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Quote:
Originally Posted by leecea View Post
That's interesting. Does this advice vary depending on the approach? Or maybe I'm one of the "many" doing it wrong.
Another "many" here. Why would I drive around an extra cone instead of aiming straight passed it and starting the slalom at the second cone, course permitting and like most IMO.
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Old 09-14-2009, 01:04 PM   #12
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My answer 'it depends'

It's really course/car/driver dependent.

Eg at the Peru Tour there was a longish slalom that spun both myself and my co-driver out in the civic the first time. I was using the lift-throttle technique, he was LFB. What we came up with from that point was to dive in hard on the 2nd cone under braking, then accelerate through the rest of the slalom at partial throttle.
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Old 09-14-2009, 02:03 PM   #13
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Quote:
Originally Posted by gbwrx View Post
One thing I learned from an EVO school years ago was to start slaloming at the first cone to start your rhythm. In other words start turning at the 1st cone. Many people drive past the 1st cone and start slaloming at the 2nd cone.
Quote:
Originally Posted by leecea View Post
That's interesting. Does this advice vary depending on the approach? Or maybe I'm one of the "many" doing it wrong.
Quote:
Originally Posted by tuskenraider View Post
Another "many" here. Why would I drive around an extra cone instead of aiming straight passed it and starting the slalom at the second cone, course permitting and like most IMO.
If there's only three cones, all that matters is getting around cone number 2. If there's more than three, getting to the backside of the 1st cone is crucial. If you're off the 1st cones backside, you're already too 'late' to get to the backside of the 2nd cone... and then you'll either be a) slow or b) off-line to the 3rd cone (and subsequent) because of it.

You want to late-apex as much as possible.

--kC
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Old 09-14-2009, 02:46 PM   #14
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What I was talking about depends on course and driver plus many other things. The concept that I mentioned has helped me with slaloms. Not saying that anyone is doing it wrong. It is just something else to consider/try and if it works for you then great.

Last edited by gbwrx; 09-14-2009 at 07:16 PM.
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Old 09-14-2009, 03:01 PM   #15
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The #1 best thing you can do is read ahead.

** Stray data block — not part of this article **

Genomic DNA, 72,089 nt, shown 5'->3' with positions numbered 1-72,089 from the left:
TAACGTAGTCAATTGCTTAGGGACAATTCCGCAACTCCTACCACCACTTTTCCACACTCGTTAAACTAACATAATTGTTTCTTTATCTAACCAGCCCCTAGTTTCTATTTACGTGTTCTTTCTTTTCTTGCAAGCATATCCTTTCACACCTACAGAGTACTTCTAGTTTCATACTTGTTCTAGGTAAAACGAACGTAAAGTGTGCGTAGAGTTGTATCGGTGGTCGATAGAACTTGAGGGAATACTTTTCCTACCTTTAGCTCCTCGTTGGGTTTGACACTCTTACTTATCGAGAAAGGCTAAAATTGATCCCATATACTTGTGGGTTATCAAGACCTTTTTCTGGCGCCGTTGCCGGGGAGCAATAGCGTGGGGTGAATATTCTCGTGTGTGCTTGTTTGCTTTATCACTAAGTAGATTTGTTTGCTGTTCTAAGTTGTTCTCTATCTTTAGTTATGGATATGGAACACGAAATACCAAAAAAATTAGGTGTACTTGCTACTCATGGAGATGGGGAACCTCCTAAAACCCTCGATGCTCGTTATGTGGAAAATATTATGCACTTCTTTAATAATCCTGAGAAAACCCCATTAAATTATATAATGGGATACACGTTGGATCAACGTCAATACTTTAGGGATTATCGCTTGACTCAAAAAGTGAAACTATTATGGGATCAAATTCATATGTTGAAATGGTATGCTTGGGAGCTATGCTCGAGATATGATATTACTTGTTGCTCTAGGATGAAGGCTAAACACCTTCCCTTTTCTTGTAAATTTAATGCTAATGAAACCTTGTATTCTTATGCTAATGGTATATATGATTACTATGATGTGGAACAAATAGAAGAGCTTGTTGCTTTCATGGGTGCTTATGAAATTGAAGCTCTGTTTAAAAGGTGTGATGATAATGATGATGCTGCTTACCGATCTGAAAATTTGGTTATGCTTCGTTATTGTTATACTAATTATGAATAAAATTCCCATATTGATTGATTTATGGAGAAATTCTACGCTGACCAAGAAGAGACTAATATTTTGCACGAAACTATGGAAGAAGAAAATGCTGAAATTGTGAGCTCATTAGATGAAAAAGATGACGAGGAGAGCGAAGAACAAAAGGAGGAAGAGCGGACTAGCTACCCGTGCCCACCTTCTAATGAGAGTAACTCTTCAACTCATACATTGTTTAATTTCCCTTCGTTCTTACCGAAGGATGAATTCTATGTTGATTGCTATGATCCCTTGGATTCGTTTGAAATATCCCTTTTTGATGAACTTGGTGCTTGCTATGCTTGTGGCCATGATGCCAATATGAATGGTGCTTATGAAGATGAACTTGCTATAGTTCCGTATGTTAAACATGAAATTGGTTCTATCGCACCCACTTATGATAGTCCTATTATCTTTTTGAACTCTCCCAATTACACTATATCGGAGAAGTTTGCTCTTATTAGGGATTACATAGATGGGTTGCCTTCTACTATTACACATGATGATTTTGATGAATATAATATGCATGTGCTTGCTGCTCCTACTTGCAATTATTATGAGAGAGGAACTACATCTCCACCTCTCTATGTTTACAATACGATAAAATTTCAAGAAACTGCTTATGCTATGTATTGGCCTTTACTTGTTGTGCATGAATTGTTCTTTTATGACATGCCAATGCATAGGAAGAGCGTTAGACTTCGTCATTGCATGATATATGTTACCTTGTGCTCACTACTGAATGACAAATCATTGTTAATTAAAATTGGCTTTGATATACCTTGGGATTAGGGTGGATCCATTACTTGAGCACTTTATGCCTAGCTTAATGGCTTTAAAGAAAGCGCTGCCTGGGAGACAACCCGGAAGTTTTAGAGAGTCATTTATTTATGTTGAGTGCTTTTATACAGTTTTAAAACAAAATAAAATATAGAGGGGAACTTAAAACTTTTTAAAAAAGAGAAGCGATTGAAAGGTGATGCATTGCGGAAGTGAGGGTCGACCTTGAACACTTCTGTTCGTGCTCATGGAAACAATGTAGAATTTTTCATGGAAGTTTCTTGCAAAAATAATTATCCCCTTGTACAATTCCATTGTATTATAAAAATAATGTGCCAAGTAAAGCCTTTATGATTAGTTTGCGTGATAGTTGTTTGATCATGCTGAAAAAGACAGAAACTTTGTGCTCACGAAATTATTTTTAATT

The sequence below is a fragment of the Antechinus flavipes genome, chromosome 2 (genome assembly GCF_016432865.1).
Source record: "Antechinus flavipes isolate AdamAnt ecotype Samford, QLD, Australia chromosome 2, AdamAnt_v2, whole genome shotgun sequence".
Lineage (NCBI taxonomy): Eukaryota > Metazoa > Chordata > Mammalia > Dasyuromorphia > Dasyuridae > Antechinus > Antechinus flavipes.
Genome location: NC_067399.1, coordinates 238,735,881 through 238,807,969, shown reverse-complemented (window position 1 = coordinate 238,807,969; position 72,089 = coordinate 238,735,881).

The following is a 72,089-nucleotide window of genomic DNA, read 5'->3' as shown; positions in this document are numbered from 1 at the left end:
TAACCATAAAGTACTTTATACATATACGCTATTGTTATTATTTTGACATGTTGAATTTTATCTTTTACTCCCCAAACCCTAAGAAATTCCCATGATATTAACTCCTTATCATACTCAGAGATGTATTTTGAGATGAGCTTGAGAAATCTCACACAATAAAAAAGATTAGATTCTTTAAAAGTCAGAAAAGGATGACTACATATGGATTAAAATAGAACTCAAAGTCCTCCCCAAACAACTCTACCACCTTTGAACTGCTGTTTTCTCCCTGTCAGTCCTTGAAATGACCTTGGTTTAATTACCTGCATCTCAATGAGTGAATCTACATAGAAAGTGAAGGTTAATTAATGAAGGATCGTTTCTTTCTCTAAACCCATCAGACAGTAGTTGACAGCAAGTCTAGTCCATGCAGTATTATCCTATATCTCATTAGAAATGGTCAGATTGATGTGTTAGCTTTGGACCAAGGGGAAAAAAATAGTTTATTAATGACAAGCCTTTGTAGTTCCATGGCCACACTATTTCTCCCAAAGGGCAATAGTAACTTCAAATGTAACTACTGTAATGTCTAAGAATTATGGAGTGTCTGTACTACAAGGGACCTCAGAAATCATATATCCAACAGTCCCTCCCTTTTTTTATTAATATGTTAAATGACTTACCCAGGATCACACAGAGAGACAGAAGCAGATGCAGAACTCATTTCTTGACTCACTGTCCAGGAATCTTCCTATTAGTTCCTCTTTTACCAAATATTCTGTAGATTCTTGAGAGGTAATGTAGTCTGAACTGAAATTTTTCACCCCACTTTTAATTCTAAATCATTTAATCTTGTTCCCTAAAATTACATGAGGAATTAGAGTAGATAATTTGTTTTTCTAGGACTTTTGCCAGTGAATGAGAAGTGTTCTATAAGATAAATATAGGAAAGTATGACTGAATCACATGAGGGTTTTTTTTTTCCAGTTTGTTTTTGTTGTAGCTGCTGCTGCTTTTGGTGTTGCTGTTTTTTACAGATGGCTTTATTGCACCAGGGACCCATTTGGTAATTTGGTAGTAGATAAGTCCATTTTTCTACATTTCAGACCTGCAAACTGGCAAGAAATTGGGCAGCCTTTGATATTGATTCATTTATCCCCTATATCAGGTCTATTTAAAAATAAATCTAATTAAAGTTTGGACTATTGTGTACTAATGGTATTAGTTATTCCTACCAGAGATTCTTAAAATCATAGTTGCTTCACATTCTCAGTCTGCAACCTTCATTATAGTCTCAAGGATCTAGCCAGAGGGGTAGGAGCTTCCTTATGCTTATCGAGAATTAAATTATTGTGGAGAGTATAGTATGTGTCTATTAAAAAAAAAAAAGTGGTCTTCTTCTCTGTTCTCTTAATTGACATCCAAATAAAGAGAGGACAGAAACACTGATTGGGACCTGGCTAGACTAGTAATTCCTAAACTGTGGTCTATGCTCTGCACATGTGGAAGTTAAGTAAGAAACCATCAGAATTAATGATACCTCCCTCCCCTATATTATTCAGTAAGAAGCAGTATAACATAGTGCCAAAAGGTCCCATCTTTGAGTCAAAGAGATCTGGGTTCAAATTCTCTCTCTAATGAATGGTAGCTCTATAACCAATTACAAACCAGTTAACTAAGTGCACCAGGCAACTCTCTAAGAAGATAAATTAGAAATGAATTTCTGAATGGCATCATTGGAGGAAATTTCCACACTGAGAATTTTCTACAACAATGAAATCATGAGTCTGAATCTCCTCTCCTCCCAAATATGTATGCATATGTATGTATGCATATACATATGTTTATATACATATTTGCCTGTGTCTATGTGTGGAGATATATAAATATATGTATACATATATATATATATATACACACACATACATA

You will run into the biggest problems trying to go around a cone at the cone. If you read ahead, you will automatically set yourself up on the proper line and transition through the slalom smoothly, or any other part of the course for that matter.

Once you get used to reading ahead on a course, other things can start to fall into place. This includes a quick entry, appropriate exit, tight lines, and use of throttle/brake. Entry and exit will vary depending upon the rest of the course. Some slaloms allow entry from either side and one side will end up faster for you. You'll have to decide what's best upon the course walk or maybe during the first couple runs if you can afford it.

Reading ahead seems to be the hardest aspect to overcome by most folks, and it causes the biggest problems. The second hardest is probably keeping the line tight and without plowing down a pile of cones , but that's a little more a matter of learning the size of your car.

A small note. Not all slaloms are created equal. Some are not straight but rather kinked. The cone spacing may also vary. It's useful to walk the course and count steps between each cone. For example, the beginning of the slalom might be pretty openly spaced, but the end may be 20% closer together. It's not something you'll immediately see just driving the course. You'll just find yourself overcooking the last few cones. Walk the slalom, count steps, and keep note of that as you drive through it.
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Old 09-14-2009, 03:23 PM   #16
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Quote:
If you read ahead, you will automatically set yourself up on the proper line
I'm not trying to be a PITA, but I don't think that's true. I agree that reading ahead is the first thing to learn, and you can't really do much without it. However, once you're reading ahead, you can still pick the wrong line or wrong driver inputs.
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Old 09-14-2009, 05:23 PM   #17
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True, you can still be wrong, but you will much more naturally progress through the course. I'll agree in saying that it may not be the fastest and is not simply the end-all to everything, but I'll stand by my saying in that typically it will be decent. And yes, you can still drive a car very crappy. I have a friend who's great at that. Transitioning back to the slalom specifically, it's just that I personally feel it's the biggest potential problem point.